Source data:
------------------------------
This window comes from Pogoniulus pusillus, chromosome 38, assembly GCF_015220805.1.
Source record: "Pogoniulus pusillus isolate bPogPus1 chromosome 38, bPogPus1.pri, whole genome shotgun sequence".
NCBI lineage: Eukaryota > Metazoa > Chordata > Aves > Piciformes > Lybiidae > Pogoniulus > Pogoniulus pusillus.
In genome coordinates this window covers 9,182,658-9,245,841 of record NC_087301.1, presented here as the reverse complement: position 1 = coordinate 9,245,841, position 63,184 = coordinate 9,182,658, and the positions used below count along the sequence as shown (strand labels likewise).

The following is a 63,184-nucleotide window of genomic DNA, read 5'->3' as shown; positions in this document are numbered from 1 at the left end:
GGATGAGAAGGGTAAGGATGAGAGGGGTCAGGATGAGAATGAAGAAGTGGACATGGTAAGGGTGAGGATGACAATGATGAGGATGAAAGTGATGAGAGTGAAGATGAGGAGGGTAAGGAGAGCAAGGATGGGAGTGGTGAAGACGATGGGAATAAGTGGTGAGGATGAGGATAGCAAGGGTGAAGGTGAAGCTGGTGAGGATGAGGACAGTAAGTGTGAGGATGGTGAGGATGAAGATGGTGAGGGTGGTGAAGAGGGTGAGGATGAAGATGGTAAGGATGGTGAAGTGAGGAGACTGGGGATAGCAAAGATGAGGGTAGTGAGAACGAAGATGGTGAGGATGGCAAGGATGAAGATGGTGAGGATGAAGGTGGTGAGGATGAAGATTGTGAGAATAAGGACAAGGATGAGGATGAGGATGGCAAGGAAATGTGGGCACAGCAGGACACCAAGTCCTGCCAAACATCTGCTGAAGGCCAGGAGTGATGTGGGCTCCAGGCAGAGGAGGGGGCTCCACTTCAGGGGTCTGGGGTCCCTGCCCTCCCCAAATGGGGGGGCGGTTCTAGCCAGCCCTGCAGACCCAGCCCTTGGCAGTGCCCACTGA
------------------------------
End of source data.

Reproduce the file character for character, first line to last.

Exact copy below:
This window comes from Pogoniulus pusillus, chromosome 38, assembly GCF_015220805.1.
Source record: "Pogoniulus pusillus isolate bPogPus1 chromosome 38, bPogPus1.pri, whole genome shotgun sequence".
NCBI lineage: Eukaryota > Metazoa > Chordata > Aves > Piciformes > Lybiidae > Pogoniulus > Pogoniulus pusillus.
In genome coordinates this window covers 9,182,658-9,245,841 of record NC_087301.1, presented here as the reverse complement: position 1 = coordinate 9,245,841, position 63,184 = coordinate 9,182,658, and the positions used below count along the sequence as shown (strand labels likewise).

The following is a 63,184-nucleotide window of genomic DNA, read 5'->3' as shown; positions in this document are numbered from 1 at the left end:
GGATGAGAAGGGTAAGGATGAGAGGGGTCAGGATGAGAATGAAGAAGTGGACATGGTAAGGGTGAGGATGACAATGATGAGGATGAAAGTGATGAGAGTGAAGATGAGGAGGGTAAGGAGAGCAAGGATGGGAGTGGTGAAGACGATGGGAATAAGTGGTGAGGATGAGGATAGCAAGGGTGAAGGTGAAGCTGGTGAGGATGAGGACAGTAAGTGTGAGGATGGTGAGGATGAAGATGGTGAGGGTGGTGAAGAGGGTGAGGATGAAGATGGTAAGGATGGTGAAGTGAGGAGACTGGGGATAGCAAAGATGAGGGTAGTGAGAACGAAGATGGTGAGGATGGCAAGGATGAAGATGGTGAGGATGAAGGTGGTGAGGATGAAGATTGTGAGAATAAGGACAAGGATGAGGATGAGGATGGCAAGGAAATGTGGGCACAGCAGGACACCAAGTCCTGCCAAACATCTGCTGAAGGCCAGGAGTGATGTGGGCTCCAGGCAGAGGAGGGGGCTCCACTTCAGGGGTCTGGGGTCCCTGCCCTCCCCAAATGGGGGGGCGGTTCTAGCCAGCCCTGCAGACCCAGCCCTTGGCAGTGCCCACTGA